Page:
- Click Free Radio Data.
- Now it's time for a little cleaning up before we can bake the radiosity information to a texture. Remove the icosphere from the newly created mesh with the radiosity information. If you're not comfortable with blender, here's how you do it:
- Go to layer 2 ( ). Select the mesh and enter edit mode ( ). Remove double vertices with ->Remove Doubles. Hover the sphere with the mouse cursor and press to select it then delete it using ->Vertices.
- Now, since using the radio tool erases all UV-information from the baked mesh we'll somehow need to transfer the vertex color information from the baked mesh to our original mesh. After trying various methods for doing this, none of which worked, I hacked together a small little script (see #Script) in python to do it.
Load it, change the mesh names at the top of the file, run it and voila! For the blender impaired here's what you do:
Your original, UV-mapped, mesh should now have all the shading information stored safely in the color of each vertex. You should be able to verify this if you set your viewport shading mode to Shaded (make sure VCol Light is enabled for your material).
+ to bring up the text editor, load the script from the menu or paste it and then press + to run it.
- The final step is to bake the vertex color information to texture using your favorite texture baking script.
Enable VCol Paint and Shadeless.
Run Texture baker (found under Scripts->UV and included with Blender). If it doesn't work the first time make sure your mesh is indeed on layer 1 and try again.
You can do even more
Using the same technique you can do even more nifty stuff, such as baking glowmaps:
Problem: After calculating the radiosity and clicking Add new meshes the resulting mesh is split into several parts.
Solution: I don't know why this happens but fixing it is easy. Select all of the parts and join them ( + ) then remove doubles in edit mode ( , ). Someone on cgtalk suggested it might be caused by bad normals but I haven't been able to verify or reject this theory.
Problem: Man, it doesn't look pretty! It's spotty and ugly looking. Face and Element Filter doesn't do much good, either.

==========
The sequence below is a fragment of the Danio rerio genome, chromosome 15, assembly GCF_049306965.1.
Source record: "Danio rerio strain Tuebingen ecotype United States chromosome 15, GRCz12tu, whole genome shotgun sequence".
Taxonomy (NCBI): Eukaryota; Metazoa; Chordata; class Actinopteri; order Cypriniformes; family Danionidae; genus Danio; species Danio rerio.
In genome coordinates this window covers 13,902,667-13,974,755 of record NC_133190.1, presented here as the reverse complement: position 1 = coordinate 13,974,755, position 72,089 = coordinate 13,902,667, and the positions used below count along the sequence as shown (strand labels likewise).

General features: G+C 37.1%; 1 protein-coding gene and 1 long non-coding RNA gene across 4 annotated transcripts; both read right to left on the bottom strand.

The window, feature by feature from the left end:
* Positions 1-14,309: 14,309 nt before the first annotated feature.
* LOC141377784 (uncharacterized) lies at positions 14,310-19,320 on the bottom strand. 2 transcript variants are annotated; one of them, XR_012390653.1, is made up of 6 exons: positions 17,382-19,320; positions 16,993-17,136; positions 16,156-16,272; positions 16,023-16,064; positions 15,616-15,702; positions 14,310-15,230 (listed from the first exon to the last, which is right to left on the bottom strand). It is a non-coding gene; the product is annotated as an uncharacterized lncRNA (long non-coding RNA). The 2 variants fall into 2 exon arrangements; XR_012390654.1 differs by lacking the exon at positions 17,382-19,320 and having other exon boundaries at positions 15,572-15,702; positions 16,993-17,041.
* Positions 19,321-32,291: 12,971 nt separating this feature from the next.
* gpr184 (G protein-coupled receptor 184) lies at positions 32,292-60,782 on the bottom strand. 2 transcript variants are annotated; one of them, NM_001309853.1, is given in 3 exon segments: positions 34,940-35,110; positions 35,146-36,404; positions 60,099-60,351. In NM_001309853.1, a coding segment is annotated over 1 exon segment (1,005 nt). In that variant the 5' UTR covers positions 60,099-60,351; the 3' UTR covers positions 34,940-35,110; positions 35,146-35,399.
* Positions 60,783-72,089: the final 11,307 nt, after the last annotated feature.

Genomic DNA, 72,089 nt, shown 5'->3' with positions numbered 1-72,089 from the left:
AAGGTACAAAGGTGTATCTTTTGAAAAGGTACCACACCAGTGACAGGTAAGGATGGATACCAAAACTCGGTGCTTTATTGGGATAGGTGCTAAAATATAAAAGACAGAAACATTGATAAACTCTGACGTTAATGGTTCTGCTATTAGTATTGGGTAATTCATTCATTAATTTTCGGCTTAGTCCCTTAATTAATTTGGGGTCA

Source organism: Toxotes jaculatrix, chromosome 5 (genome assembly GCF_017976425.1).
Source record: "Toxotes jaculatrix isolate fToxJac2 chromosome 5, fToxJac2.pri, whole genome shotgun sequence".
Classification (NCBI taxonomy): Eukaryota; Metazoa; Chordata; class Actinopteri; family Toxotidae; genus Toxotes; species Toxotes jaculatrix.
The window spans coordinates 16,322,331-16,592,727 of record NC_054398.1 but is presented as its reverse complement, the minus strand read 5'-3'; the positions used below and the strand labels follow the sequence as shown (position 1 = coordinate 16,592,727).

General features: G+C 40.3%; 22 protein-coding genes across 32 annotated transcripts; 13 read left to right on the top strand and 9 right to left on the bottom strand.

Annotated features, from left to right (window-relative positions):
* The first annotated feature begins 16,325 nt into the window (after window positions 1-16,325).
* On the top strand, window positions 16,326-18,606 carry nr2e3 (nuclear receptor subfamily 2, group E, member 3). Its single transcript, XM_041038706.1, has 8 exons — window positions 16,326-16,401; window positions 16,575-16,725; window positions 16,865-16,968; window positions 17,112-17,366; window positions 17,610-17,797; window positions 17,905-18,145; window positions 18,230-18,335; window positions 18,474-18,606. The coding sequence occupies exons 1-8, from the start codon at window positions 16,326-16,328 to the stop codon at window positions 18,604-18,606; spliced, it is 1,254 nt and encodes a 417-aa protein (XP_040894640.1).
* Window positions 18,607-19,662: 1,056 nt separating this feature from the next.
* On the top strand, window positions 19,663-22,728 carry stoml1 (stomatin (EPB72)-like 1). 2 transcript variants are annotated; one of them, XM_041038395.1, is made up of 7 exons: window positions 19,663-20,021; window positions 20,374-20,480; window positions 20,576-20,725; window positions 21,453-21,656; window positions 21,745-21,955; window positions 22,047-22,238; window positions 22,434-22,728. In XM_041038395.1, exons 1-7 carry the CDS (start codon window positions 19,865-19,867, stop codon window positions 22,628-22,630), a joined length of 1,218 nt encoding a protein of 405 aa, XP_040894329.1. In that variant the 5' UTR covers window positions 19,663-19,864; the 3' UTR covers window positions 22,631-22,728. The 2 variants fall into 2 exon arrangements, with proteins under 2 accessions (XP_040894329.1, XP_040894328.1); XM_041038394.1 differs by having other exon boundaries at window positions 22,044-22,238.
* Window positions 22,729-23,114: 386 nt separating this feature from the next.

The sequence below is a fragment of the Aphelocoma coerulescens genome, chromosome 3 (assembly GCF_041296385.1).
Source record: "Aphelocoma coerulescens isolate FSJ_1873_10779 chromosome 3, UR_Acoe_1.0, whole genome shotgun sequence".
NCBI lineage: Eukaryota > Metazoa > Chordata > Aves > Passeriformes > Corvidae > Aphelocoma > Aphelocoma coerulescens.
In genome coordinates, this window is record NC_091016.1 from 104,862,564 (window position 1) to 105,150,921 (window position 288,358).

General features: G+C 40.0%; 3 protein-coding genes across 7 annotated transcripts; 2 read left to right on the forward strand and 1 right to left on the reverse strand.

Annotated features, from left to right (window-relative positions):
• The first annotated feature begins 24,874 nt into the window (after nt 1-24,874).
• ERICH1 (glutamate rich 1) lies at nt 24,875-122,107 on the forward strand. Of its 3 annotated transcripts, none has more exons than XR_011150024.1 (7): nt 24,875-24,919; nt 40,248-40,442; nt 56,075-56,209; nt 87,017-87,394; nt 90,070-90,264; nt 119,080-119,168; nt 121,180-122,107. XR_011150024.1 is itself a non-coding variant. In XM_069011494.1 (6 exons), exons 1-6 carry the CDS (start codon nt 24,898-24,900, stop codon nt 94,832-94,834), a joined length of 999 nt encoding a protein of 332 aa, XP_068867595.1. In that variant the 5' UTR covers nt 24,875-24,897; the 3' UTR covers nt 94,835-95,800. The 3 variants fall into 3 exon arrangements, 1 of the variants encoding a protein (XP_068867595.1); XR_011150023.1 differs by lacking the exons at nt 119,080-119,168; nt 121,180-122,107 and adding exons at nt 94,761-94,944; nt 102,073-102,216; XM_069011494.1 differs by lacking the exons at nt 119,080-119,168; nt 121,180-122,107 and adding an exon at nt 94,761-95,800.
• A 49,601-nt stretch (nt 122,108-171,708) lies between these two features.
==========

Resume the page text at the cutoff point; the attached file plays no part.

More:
Solution: The face ratio between your model and the light source isn't good. Either subdivide the sphere more or do fewer subdivisions on the model.
Problem: The Texture Baker doesn't render anything or the wrong things. What's up?
Solution: The version of the Texture Baker currently bundled with blender (Blender 2.37a -> 0.2.6) is out of date and you can get the newest version of the script from the "Texture baker" homepage in the #Links
0.2.8 2005/7/20. See also the bug report here.
Problem: With MaxEl set to 1, simple models such as cubes don't look good at all.
Solution: Enter edit mode, select all vertices, press W key, and choose subdivide. The resulting radiosity calculation will run for longer and provide a more realistic solution.
Just save this link as
(If it works better for you you can try using this link: vccopy.py)
HowTo:Radiosity_baking_in_Blender/vccopy.py - The clutter you see on this page is intended. See the source by editing the page.
- Wikibook:Blender 3D: Noob to Pro: Baking Radiosity (currently WIP)
- "Baking radio data into textures is here..." thread in the blender3d.org forum -> ("Bake Radio" script by ideasman)
- See also the homepage ideasman.
- Copie les coordonnées UV d'un mesh à la place de ses coordonnées 3D (french) - The "Texture Baker" homepage and a tutorial similar to this one.
- Blender documentation - User guide
- Blender documentation - Reference
- Original tutorial in the forum (by tiny paintings)